Six life-enhancing films at BFI Flare (that you can still get tickets for)

The UK’s largest queer film event, not to mention a major fixture in London’s cultural calendar, BFI Flare returns to the BFI Southbank next week for its 38th edition, showcasing the best new LGBTQ cinema from around the world over ten jam-packed days. If you’ve not yet managed to grab tickets to some of the big hitters, be sure to check out the ‘Best of the Fest’ programme on the festival’s final day. It just went on sale yesterday, and features additional screenings of all the most popular picks. But if you have missed out on the big, showy titles, don’t worry! There are still loads of great under-the-radar offerings worthy of your attention. Here are a few of our faves.

Silver Haze
Photograph: BFI Flare

1. Silver Haze

Dutch director Sacha Polak’s fourth feature film sees her reunite with actress Vicky Knight, who previously won a BAFTA Breakthrough Brit award for her role as an acid attack survivor in Polak’s 2019 film ‘Dirty God’. Drawing inspiration from Knight’s own childhood, during which she survived an arson attack on her uncle’s pub, ‘Silver Haze’ is a powerful depiction of working-class Britain, in which Knight plays a 23-year-old nurse and burns victim who starts a relationship with one of her patients. 

Don’t Ever Stop
Photograph: BFI Flare

2. Don’t Ever Stop

As a long-running resident at major gay nightclubs Heaven and Trade, Birmingham-born producer and DJ Tony De Vit was a hugely influential figure in London’s gay nightlife scene in the ’80s and ’90s, keeping a generation of young gay men dancing through the worst years of the AIDS crisis and playing a key role in popularising hard house and high-energy dance music in mainstream clubs. This moving documentary tells Tony’s story through his own words and through interviews with those closest to him.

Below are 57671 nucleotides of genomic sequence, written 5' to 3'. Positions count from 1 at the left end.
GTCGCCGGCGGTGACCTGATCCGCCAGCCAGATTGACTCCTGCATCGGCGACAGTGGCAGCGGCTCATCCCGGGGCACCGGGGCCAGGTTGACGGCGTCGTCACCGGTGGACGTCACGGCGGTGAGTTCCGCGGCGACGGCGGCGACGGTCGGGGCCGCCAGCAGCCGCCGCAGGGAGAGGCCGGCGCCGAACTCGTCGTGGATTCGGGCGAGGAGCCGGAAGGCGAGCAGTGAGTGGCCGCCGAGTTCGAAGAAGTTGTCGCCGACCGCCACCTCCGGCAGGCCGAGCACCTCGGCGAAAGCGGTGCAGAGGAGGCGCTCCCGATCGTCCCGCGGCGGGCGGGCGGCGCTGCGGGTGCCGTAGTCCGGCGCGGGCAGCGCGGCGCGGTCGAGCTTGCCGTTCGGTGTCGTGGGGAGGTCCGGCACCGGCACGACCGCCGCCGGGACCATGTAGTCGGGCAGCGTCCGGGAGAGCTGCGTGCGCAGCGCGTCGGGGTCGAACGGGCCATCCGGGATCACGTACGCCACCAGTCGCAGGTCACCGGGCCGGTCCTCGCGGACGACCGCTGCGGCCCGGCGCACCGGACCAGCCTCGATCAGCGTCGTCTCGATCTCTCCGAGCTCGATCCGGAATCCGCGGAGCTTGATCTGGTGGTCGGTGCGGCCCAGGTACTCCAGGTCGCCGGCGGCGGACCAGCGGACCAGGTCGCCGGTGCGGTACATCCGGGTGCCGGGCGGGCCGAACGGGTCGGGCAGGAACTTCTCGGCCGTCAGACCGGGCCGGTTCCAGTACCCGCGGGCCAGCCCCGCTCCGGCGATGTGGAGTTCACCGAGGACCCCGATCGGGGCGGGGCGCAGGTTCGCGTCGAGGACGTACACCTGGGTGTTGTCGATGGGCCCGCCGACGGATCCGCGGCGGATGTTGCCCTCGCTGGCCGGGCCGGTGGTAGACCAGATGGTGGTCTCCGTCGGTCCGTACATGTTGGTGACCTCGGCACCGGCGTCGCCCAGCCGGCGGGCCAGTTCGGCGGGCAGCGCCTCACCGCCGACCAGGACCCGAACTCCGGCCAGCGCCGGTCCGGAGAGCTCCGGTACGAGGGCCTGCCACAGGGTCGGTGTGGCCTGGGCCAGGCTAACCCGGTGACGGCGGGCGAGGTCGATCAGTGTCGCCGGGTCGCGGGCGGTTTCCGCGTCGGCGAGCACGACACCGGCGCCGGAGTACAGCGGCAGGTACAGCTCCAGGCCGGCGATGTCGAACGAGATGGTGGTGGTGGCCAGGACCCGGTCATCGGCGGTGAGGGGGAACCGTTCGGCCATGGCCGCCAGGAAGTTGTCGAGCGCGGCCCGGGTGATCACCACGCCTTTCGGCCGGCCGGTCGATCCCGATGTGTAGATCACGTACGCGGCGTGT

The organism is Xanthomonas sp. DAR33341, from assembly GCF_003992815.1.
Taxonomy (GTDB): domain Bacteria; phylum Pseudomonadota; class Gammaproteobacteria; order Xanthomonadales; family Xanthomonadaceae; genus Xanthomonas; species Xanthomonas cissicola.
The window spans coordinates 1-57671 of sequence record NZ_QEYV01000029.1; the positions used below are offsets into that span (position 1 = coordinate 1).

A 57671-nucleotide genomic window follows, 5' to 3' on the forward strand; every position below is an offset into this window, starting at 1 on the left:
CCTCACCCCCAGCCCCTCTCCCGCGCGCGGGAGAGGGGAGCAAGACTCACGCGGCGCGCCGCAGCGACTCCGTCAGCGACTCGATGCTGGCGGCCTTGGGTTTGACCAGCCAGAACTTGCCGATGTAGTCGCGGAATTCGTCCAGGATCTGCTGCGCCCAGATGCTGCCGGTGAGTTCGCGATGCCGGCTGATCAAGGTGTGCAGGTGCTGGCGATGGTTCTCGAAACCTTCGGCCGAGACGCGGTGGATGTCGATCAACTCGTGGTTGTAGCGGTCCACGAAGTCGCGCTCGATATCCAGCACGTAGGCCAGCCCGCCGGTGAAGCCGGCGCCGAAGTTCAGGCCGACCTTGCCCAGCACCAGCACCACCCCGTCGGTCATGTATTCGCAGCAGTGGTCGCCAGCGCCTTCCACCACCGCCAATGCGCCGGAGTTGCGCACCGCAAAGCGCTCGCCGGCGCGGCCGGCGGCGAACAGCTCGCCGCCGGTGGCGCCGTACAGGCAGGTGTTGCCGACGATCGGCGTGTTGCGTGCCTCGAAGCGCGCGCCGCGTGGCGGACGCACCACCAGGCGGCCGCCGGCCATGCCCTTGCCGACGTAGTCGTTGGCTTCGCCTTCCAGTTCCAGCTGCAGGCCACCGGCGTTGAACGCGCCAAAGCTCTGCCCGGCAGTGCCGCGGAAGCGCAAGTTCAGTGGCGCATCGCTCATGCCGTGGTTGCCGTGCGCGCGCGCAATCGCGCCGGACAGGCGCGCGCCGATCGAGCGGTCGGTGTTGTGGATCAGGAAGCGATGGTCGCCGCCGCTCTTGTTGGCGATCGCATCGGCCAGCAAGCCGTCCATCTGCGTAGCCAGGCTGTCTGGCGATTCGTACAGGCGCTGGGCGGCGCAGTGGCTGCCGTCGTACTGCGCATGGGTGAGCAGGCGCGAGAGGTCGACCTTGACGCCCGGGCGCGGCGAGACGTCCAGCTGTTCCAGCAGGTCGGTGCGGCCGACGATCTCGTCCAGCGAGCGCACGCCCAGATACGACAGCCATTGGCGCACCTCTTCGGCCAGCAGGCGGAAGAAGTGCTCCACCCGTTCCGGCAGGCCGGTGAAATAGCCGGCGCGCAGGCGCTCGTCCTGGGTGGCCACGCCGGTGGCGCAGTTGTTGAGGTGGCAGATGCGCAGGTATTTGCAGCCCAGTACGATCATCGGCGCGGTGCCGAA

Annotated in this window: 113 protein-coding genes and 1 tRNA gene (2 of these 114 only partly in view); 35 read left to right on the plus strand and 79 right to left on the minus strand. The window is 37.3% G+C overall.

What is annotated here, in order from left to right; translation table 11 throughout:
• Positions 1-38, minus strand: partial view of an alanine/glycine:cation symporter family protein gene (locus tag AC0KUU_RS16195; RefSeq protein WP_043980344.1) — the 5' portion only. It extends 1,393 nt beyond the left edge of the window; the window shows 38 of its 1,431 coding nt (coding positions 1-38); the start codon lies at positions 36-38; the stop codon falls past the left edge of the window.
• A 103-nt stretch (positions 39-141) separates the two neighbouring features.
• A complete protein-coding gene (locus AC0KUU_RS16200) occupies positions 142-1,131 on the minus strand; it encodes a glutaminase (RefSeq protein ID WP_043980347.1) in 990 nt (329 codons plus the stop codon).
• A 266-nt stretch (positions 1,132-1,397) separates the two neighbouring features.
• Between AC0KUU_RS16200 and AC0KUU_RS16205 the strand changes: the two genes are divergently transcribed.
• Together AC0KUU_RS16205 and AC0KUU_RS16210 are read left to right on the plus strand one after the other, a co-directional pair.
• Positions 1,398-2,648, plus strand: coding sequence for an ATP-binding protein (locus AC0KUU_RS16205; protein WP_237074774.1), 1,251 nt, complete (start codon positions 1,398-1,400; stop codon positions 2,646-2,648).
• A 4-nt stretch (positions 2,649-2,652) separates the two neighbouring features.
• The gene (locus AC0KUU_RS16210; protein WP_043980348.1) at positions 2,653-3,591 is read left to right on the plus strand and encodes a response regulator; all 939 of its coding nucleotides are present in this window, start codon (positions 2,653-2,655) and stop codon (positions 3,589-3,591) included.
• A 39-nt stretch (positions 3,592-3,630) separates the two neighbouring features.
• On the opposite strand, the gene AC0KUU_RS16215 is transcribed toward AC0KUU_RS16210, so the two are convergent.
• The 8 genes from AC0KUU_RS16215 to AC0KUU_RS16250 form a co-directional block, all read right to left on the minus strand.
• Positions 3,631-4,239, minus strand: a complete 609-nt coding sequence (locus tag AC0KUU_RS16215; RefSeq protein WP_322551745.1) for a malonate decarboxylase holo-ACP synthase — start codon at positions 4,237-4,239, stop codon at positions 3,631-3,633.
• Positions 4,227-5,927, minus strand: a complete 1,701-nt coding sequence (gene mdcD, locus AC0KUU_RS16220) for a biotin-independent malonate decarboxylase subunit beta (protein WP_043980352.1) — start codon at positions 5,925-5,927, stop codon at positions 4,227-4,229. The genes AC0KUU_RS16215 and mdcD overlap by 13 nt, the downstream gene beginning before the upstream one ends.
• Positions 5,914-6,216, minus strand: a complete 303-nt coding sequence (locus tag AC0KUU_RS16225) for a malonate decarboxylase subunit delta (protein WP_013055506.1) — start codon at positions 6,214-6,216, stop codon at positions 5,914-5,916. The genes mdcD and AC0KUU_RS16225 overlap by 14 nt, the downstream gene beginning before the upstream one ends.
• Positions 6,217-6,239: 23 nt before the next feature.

Heavy Snow
Photograph: BFI Flare

3. Heavy Snow

A second feature film from South Korean director Yun Su-ik, this Korean-language film follows Suan, a student at a performing arts school whose life is turned upside down by the arrival of fellow student and famous actress Seol, with whom she has an instant connection. It’s a softly-lit, dreamlike exploration of queer desire in a conservative society, with tender performances from its two leads.

Photograph: BFI Flare

4. Backspot

The quest for cheer squad glory, a staple of coming-of-age classics from ‘Bring It On’ to ‘Jennifer’s Body’, is given a queer spin in this sparky, spiky drama exec-produced by Elliot Page. Perfectionist high-schooler Riley (Rachel Devery Jacobs) and her girlfriend join an elite cheerleading squad run with an iron pom-pom by Evan Rachel Wood’s hard-driving coach. The title refers to the cheerleader responsible for keeping their airborne teammates aloft. Expect a lot of painful crashing to the floor in this one. 

Hidden Master: The Legacy of George Platt Lynes
Photograph: BFI Flare

5. Hidden Master: The Legacy of George Platt Lynes

Legendary American photographer made his name in the ’40s and ’50s capturing male sexuality in stunning, black-and-white portraits. Unlike his photography, there was nothing monochrome about his life – he was mates with Dr Alfred Kinsey and Gertrude Stein, and went on to influence the likes of Robert Mapplethorpe and Herb Ritts – and this doc should be a must-see for anyone with a love of art, photography and postwar cool. 

Departing Seniors
Photograph: BFI Flare

6. Departing Seniors

When Mexican-American student Javier (Ignacio Diaz-Silverio) gets pushed down some stairs by homophobic bullies, things turn very ‘The Dead Zone’ for the kid. That knock to the head leaves him with the power of foresight in a high-school comedy-horror that centres queer, POC-led characters and should make for a fun mix of slasher thrills and buddy-movie heart.

BFI Flare runs Mar 13-24 at BFI Southbank and on BFI Player. Head to the official site for full programme info and to book tickets.